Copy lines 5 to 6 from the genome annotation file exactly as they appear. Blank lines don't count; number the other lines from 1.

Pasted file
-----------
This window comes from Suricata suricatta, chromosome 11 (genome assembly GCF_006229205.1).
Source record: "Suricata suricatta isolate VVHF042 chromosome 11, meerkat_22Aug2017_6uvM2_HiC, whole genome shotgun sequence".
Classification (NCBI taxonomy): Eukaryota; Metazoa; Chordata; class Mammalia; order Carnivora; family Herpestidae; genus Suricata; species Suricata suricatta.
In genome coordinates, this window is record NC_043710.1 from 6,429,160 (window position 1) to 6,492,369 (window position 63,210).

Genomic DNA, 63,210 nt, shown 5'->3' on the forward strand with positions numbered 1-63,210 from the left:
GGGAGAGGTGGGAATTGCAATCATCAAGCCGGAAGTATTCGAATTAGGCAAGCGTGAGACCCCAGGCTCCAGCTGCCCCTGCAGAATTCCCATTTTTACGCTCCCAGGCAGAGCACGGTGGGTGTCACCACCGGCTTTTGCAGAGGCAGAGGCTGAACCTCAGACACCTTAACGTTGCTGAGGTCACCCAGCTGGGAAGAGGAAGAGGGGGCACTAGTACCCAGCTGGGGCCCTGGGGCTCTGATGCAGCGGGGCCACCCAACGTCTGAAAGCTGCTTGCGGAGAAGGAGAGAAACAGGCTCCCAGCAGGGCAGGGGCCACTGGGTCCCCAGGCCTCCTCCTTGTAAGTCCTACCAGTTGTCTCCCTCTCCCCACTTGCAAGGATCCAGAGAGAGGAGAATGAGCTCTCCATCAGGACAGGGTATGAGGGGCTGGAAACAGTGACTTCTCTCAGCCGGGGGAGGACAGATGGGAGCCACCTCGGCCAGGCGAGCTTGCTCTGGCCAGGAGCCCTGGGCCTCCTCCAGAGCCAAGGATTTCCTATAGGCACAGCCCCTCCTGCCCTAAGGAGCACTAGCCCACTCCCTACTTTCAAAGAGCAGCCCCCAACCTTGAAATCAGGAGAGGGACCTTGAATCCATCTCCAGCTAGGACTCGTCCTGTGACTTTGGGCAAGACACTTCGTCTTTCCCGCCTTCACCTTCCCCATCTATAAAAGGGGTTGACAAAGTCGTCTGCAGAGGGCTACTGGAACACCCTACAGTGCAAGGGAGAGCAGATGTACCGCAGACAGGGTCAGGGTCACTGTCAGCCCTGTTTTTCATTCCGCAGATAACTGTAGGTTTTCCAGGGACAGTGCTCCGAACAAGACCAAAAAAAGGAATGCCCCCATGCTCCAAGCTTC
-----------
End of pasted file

Genomic DNA, 63,210 nt, shown 5'->3' on the forward strand with positions numbered 1-63,210 from the left:
GGGAGAGGTGGGAATTGCAATCATCAAGCCGGAAGTATTCGAATTAGGCAAGCGTGAGACCCCAGGCTCCAGCTGCCCCTGCAGAATTCCCATTTTTACGCTCCCAGGCAGAGCACGGTGGGTGTCACCACCGGCTTTTGCAGAGGCAGAGGCTGAACCTCAGACACCTTAACGTTGCTGAGGTCACCCAGCTGGGAAGAGGAAGAGGGGGCACTAGTACCCAGCTGGGGCCCTGGGGCTCTGATGCAGCGGGGCCACCCAACGTCTGAAAGCTGCTTGCGGAGAAGGAGAGAAACAGGCTCCCAGCAGGGCAGGGGCCACTGGGTCCCCAGGCCTCCTCCTTGTAAGTCCTACCAGTTGTCTCCCTCTCCCCACTTGCAAGGATCCAGAGAGAGGAGAATGAGCTCTCCATCAGGACAGGGTATGAGGGGCTGGAAACAGTGACTTCTCTCAGCCGGGGGAGGACAGATGGGAGCCACCTCGGCCAGGCGAGCTTGCTCTGGCCAGGAGCCCTGGGCCTCCTCCAGAGCCAAGGATTTCCTATAGGCACAGCCCCTCCTGCCCTAAGGAGCACTAGCCCACTCCCTACTTTCAAAGAGCAGCCCCCAACCTTGAAATCAGGAGAGGGACCTTGAATCCATCTCCAGCTAGGACTCGTCCTGTGACTTTGGGCAAGACACTTCGTCTTTCCCGCCTTCACCTTCCCCATCTATAAAAGGGGTTGACAAAGTCGTCTGCAGAGGGCTACTGGAACACCCTACAGTGCAAGGGAGAGCAGATGTACCGCAGACAGGGTCAGGGTCACTGTCAGCCCTGTTTTTCATTCCGCAGATAACTGTAGGTTTTCCAGGGACAGTGCTCCGAACAAGACCAAAAAAAGGAATGCCCCCATGCTCCAAGCTTC